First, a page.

Wales is becoming an increasingly ethnically diverse nation and the percentage of population who do not describe themselves as White British doubled from the 2001 to 2011 census. Though people from ethnic minorities are concentrated in Cardiff, Newport and Swansea, they live in each of Wales’ 22 local authorities and are becoming more widely diffused geographically. As such, Wales is a ‘super-diverse’ society with many ethnic groups and no one particularly dominant minority ethnic group, furthermore, there is much differentiation both within and between various ethnic groups in Wales. 

Despite this growing diversity, there is a notable lack of diversity in our political and public life. Currently only 10% of MPs in the House of Commons and around 6% of Members of the House of Lords are from an ethnic minority background, whilst 15% of the UK population is non-white. In Wales, there are three Members of the Senedd from an ethnic minority heritage in the Sixth Senedd – the same number as after the 2016 election. Natasha Asghar MS is the first woman of colour ever to be elected to the Senedd in 2021. This compares to 5.6% of the Welsh population in 2020. In a survey of 9,352 candidates standing for local authority councillor positions, 98% were White British with only 1.8% of ethnic minority heritage.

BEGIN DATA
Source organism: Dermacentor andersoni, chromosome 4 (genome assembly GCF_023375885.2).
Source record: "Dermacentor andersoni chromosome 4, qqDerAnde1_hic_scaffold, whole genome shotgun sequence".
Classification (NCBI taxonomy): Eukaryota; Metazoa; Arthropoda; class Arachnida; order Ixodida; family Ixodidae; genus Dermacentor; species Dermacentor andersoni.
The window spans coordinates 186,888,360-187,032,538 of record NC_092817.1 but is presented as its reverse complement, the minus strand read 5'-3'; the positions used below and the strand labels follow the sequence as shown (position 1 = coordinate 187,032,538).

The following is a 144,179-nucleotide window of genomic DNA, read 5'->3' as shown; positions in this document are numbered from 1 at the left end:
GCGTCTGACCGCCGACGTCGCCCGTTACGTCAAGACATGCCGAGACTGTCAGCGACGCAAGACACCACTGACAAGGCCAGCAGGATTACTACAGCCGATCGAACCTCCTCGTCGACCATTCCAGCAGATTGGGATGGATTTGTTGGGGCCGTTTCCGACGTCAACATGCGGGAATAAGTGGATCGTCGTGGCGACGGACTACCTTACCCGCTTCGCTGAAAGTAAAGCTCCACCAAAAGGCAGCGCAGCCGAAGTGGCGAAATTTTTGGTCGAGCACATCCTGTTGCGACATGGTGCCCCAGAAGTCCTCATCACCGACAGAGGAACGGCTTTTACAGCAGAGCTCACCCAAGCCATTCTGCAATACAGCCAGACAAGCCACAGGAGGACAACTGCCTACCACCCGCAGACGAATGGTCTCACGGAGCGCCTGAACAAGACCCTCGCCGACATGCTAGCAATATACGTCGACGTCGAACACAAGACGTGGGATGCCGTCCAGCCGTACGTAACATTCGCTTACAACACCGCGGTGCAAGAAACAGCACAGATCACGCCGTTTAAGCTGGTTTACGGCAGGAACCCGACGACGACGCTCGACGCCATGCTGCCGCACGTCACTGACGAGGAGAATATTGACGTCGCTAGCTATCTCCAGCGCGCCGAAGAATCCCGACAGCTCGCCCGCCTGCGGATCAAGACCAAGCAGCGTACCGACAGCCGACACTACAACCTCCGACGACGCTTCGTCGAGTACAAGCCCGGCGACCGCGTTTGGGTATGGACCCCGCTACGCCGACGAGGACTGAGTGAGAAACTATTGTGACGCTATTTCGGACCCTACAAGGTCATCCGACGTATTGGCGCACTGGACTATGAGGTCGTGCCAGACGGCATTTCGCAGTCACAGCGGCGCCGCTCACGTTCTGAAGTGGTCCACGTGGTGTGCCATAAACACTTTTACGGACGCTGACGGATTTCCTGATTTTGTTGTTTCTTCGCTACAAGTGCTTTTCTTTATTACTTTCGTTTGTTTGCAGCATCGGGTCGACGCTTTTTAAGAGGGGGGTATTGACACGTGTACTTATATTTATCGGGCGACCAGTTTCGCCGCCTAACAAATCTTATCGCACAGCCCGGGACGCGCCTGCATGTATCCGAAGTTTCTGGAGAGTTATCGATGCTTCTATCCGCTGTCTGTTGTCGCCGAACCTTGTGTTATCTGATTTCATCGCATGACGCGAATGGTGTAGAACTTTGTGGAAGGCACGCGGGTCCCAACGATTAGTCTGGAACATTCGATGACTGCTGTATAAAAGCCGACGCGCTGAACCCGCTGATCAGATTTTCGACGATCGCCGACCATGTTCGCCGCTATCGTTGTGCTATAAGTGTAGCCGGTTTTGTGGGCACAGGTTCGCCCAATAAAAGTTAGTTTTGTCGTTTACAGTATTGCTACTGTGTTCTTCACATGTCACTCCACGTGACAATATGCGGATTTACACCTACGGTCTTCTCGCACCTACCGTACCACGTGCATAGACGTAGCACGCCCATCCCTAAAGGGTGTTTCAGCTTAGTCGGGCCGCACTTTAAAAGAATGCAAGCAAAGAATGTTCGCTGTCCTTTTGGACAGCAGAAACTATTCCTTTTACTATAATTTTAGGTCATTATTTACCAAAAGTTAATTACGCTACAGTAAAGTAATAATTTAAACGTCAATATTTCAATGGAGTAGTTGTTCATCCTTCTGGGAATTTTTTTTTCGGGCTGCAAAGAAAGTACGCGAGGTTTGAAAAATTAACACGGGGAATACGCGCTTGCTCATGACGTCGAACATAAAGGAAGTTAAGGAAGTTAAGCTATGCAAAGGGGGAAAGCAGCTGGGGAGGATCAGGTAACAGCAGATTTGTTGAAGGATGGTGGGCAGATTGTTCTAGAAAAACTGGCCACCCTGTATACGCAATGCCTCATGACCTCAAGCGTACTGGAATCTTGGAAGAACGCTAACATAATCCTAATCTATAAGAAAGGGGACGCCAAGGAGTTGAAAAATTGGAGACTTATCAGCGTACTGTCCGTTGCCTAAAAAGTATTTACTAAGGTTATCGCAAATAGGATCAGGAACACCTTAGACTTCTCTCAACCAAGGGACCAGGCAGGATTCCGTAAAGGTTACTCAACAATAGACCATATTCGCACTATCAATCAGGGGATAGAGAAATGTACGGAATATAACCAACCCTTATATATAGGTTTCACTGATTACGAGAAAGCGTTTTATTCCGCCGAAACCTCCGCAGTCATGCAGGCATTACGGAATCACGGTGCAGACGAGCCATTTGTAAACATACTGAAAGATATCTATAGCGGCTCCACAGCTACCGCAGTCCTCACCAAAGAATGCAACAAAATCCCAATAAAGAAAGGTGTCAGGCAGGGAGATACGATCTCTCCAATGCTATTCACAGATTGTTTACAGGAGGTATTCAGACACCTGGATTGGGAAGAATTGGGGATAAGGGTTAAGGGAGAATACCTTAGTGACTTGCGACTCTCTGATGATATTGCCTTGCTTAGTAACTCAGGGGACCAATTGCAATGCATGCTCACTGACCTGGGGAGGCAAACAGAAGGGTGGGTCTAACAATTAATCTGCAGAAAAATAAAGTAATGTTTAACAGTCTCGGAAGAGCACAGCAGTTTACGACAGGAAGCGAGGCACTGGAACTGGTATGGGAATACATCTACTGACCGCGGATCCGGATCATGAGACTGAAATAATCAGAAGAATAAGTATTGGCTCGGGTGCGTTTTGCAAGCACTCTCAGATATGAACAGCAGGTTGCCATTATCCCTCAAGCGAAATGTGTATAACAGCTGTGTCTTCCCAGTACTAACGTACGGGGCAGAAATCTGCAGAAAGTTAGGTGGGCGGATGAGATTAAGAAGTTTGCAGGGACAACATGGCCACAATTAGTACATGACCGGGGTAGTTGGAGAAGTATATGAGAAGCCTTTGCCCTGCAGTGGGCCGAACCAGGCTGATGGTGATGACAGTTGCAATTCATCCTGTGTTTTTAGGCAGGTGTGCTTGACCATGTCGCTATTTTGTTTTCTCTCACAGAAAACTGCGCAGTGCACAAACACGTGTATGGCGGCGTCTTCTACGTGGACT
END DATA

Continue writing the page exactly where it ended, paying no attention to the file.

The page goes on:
There are also massive disparities in Black, Asian and ethnic minority representation in the public sector UK wide and in Wales. Across 43 UK Police forces, 6.3% of employees are from an ethnic minority with 3.6% ranked as chief inspector or above. Likewise, across the UK 7% of judges are from are from an ethnic minority background and in Wales only 1% are, as are 8% of teachers. In Wales, ethnic minority representation in the civil service is as low as 2%. In Wales, 4.5% of public appointments and reappointments went to Black, Asian or minority ethnic individuals and there is not a single ethnic minority chair of a publicly appointed governing body in Wales. 

In 2020 Welsh Government launched ‘Reflecting Wales in Running Wales’, a diversity and Inclusion strategy for Public Appointments4 including an action plan to deliver on the strategy. The aim is to see a more diverse public and political life in Wales. 

  • Linus Harrison (he/him)

    Ethnic Minorities and Youth Support Team Mentoring Project Officer

    Linus is committed to creating and developing equity in all areas of society. A former mentee himself, he has gone on to gain two public roles to support inclusion and the fair treatment of diverse groups. Having worked in the third sector, he is currently leading research on making mainstream media more accessible to marginalised people.